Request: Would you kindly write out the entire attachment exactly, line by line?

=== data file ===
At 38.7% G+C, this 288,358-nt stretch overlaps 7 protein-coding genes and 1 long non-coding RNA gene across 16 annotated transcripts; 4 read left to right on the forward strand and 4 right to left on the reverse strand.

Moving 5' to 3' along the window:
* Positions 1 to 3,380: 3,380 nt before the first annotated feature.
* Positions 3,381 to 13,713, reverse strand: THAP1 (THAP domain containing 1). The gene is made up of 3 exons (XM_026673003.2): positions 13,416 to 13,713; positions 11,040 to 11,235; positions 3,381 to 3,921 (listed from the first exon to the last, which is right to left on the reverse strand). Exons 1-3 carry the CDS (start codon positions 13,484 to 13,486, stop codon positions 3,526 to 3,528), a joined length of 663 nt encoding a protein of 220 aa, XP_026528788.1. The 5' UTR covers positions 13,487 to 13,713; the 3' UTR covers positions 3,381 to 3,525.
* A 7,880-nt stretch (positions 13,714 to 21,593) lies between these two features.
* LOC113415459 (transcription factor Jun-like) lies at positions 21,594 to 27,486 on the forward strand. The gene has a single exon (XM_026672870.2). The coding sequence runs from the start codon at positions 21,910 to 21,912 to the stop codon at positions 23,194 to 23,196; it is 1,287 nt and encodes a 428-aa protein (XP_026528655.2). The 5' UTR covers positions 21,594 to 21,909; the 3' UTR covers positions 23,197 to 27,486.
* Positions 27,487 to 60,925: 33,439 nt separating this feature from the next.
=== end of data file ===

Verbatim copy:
At 38.7% G+C, this 288,358-nt stretch overlaps 7 protein-coding genes and 1 long non-coding RNA gene across 16 annotated transcripts; 4 read left to right on the forward strand and 4 right to left on the reverse strand.

Moving 5' to 3' along the window:
* Positions 1 to 3,380: 3,380 nt before the first annotated feature.
* Positions 3,381 to 13,713, reverse strand: THAP1 (THAP domain containing 1). The gene is made up of 3 exons (XM_026673003.2): positions 13,416 to 13,713; positions 11,040 to 11,235; positions 3,381 to 3,921 (listed from the first exon to the last, which is right to left on the reverse strand). Exons 1-3 carry the CDS (start codon positions 13,484 to 13,486, stop codon positions 3,526 to 3,528), a joined length of 663 nt encoding a protein of 220 aa, XP_026528788.1. The 5' UTR covers positions 13,487 to 13,713; the 3' UTR covers positions 3,381 to 3,525.
* A 7,880-nt stretch (positions 13,714 to 21,593) lies between these two features.
* LOC113415459 (transcription factor Jun-like) lies at positions 21,594 to 27,486 on the forward strand. The gene has a single exon (XM_026672870.2). The coding sequence runs from the start codon at positions 21,910 to 21,912 to the stop codon at positions 23,194 to 23,196; it is 1,287 nt and encodes a 428-aa protein (XP_026528655.2). The 5' UTR covers positions 21,594 to 21,909; the 3' UTR covers positions 23,197 to 27,486.
* Positions 27,487 to 60,925: 33,439 nt separating this feature from the next.